The results were positive: With a daily dose of 125 mg and higher, a significant reduction of angioedema attacks was demonstrated. Patients who took 125 mg of BCX7353 per day even experienced a reduction in the frequency of their attacks of almost 75 percent compared to placebo; over 40 percent of patients in that dose group remained completely free of attacks during the study. Also the increase in quality of life was most evident for the 125 mg dose; in addition, not only the number of peripheral attacks was reduced in this group but also those in the gastrointestinal tract. Moreover, the side effects of this dose ranged mild.

Overall, the study was able to clearly corroborate the efficacy of BCX7353 and at the same time provide information about the ideal dosage and tolerability of the new drug. Further studies will now be necessary to verify the efficacy and safety with its long-term administration.

Explore further: C1 inhibitor use reduces attacks in hereditary angioedema

More information: Emel Aygören-Pürsün et al. Oral Plasma Kallikrein Inhibitor for Prophylaxis in Hereditary Angioedema, New England Journal of Medicine (2018). DOI: 10.1056/NEJMoa1716995

Related Stories

C1 inhibitor use reduces attacks in hereditary angioedema

March 23, 2017
(HealthDay)—Prophylactic use of the subcutaneous C1 inhibitor CSL830 is associated with a reduction in the frequency of acute attacks in patients with hereditary angioedema, according to a study published in the March 23 ...

A better way to treat ACE inhibitor angioedema in the ED

May 14, 2014
Investigators at the University of Cincinnati have found a safe and effective treatment for life-threatening angioedema attacks in the emergency department.

Angioedema induced by new classes of drugs

October 1, 2015
(HealthDay)—Two newer classes of drugs, dipeptidyl peptidase IV (DPP IV) and neprilysin inhibitors, can induce angioedema, according to research published in the October issue of Allergy.

In rare disorder, novel agent stops swelling before it starts

February 22, 2017
An early-stage clinical trial has found that, compared to a placebo, a novel medication significantly reduces potentially life-threatening episodes of swelling of the airway as well as the hands, feet, and abdomen of patients ...

Omalizumab effective for chronic spontaneous urticaria

March 31, 2016
(HealthDay)—Omalizumab is effective in patients with moderate-to-severe chronic spontaneous urticaria (CSU) symptoms and angioedema unresponsive to high doses of antihistamine treatment, according to a study published online ...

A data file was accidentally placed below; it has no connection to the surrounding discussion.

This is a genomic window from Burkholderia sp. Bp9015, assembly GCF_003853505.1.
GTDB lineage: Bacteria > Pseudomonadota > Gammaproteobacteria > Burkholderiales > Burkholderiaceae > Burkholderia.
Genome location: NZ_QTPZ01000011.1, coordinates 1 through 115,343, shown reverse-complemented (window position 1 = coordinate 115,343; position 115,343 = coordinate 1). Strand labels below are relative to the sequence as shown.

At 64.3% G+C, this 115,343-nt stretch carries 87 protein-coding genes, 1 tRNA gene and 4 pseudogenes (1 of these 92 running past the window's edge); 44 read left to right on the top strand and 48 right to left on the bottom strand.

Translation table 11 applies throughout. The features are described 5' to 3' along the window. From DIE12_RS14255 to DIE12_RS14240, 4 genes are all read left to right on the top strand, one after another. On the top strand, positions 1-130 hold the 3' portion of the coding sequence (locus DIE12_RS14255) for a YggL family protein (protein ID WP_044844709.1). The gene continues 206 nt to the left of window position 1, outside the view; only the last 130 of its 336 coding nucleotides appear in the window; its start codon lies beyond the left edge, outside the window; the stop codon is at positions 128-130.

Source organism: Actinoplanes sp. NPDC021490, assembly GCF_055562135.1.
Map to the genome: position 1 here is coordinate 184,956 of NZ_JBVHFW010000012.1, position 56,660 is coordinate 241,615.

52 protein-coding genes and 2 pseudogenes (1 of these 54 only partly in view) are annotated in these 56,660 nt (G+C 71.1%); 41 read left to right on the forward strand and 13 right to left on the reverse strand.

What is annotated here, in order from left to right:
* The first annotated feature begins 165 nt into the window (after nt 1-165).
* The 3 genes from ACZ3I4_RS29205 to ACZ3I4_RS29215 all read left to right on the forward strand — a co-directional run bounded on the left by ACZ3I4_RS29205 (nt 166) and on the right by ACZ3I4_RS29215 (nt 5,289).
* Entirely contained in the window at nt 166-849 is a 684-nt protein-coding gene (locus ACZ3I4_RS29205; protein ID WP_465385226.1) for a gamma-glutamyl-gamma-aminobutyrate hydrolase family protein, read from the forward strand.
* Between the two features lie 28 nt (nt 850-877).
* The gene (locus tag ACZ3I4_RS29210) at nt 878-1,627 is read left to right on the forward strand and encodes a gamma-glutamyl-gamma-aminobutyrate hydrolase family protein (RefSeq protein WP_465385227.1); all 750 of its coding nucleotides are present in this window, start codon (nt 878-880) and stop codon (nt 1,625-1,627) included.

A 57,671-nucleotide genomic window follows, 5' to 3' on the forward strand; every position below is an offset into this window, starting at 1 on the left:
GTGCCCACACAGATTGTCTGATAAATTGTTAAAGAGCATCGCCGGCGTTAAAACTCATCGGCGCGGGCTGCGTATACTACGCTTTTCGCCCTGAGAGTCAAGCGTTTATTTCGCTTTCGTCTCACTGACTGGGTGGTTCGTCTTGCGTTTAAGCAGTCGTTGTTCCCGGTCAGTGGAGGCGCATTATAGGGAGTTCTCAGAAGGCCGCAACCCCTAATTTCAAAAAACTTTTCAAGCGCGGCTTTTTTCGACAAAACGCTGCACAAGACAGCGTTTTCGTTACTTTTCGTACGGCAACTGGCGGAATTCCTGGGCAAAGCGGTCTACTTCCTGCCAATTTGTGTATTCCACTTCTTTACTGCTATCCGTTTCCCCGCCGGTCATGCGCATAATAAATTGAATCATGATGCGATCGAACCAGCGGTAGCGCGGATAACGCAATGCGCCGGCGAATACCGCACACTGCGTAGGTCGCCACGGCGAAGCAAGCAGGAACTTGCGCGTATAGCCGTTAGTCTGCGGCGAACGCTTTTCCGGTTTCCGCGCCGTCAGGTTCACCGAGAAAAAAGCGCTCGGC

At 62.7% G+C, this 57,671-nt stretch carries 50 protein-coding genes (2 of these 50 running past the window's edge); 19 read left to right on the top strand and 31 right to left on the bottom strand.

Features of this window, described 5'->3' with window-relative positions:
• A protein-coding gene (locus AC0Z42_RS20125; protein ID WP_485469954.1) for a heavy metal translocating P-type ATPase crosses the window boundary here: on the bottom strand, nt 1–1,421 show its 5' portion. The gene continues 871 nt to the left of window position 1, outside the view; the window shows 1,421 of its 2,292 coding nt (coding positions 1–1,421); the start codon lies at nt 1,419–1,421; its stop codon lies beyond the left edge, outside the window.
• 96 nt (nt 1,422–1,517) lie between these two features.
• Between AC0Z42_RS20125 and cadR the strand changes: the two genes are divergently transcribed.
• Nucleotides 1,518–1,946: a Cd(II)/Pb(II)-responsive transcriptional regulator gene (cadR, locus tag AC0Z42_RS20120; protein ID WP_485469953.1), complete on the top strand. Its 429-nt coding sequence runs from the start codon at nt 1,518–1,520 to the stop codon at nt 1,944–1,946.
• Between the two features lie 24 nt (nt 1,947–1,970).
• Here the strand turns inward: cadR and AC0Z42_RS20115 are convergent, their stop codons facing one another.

rhC1INH cuts attack frequency in hereditary angioedema

November 9, 2012
(HealthDay)—For patients with hereditary angioedema (HAE), weekly administration of recombinant C1INH (rhC1INH) is well tolerated and is associated with a reduction in attack frequency, according to a study published online ...

Recommended for you

A single missing gene leads to miscarriage

October 19, 2018
A single gene from the mother plays such a crucial role in the development of the placenta that its dysfunction leads to miscarriages. Researchers from the Medical Faculty of Ruhr-Universität Bochum (RUB) have observed this ...

New hope for cystic fibrosis

October 19, 2018
A new triple-combination drug treatment being trialled at the Mater Hospital in Brisbane could increase the life expectancy of patients with cystic fibrosis.

Bug guts shed light on Central America Chagas disease

October 18, 2018
In Central America, Chagas disease, or American trypanosomiasis, is spread by the "kissing bug" Triatoma dimidiata. By collecting DNA from the guts of these bugs, researchers reporting in PLOS Neglected Tropical Diseases ...

Making gene therapy delivery safer and more efficient

October 18, 2018
Viral vectors used to deliver gene therapies undergo spontaneous changes during manufacturing which affects their structure and function, found researchers from the Perelman School of Medicine at the University of Pennsylvania ...

Rapid genomic sequencing of Lassa virus in Nigeria enabled real-time response to 2018 outbreak

October 18, 2018
Mounting a collaborative, real-time response to a Lassa fever outbreak in early 2018, doctors and scientists in Nigeria teamed up with researchers at Broad Institute of MIT and Harvard and colleagues to rapidly sequence the ...

Researchers cure drug-resistant infections without antibiotics

October 17, 2018
Biochemists, microbiologists, drug discovery experts and infectious disease doctors have teamed up in a new study that shows antibiotics are not always necessary to cure sepsis in mice. Instead of killing causative bacteria ...

0 comments

Please sign in to add a comment. Registration is free, and takes less than a minute. Read more

Click here to reset your password.
Sign in to get notified via email when new comments are made.